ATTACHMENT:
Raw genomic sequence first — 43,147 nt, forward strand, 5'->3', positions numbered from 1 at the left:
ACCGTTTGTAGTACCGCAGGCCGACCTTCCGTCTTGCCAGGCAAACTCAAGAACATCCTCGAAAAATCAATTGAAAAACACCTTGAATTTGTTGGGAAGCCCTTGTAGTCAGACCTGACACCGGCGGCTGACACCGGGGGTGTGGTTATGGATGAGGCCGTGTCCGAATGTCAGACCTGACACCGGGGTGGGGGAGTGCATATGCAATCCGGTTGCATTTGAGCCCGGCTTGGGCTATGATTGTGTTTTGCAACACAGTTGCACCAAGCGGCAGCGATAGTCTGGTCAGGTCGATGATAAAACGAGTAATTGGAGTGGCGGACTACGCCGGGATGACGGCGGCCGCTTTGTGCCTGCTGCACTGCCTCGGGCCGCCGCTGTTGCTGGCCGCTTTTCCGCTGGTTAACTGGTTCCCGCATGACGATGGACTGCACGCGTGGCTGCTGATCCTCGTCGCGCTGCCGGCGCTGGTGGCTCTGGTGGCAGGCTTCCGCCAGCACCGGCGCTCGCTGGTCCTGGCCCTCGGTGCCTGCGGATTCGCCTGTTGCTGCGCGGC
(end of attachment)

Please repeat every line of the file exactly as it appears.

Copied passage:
Raw genomic sequence first — 43,147 nt, forward strand, 5'->3', positions numbered from 1 at the left:
ACCGTTTGTAGTACCGCAGGCCGACCTTCCGTCTTGCCAGGCAAACTCAAGAACATCCTCGAAAAATCAATTGAAAAACACCTTGAATTTGTTGGGAAGCCCTTGTAGTCAGACCTGACACCGGCGGCTGACACCGGGGGTGTGGTTATGGATGAGGCCGTGTCCGAATGTCAGACCTGACACCGGGGTGGGGGAGTGCATATGCAATCCGGTTGCATTTGAGCCCGGCTTGGGCTATGATTGTGTTTTGCAACACAGTTGCACCAAGCGGCAGCGATAGTCTGGTCAGGTCGATGATAAAACGAGTAATTGGAGTGGCGGACTACGCCGGGATGACGGCGGCCGCTTTGTGCCTGCTGCACTGCCTCGGGCCGCCGCTGTTGCTGGCCGCTTTTCCGCTGGTTAACTGGTTCCCGCATGACGATGGACTGCACGCGTGGCTGCTGATCCTCGTCGCGCTGCCGGCGCTGGTGGCTCTGGTGGCAGGCTTCCGCCAGCACCGGCGCTCGCTGGTCCTGGCCCTCGGTGCCTGCGGATTCGCCTGTTGCTGCGCGGC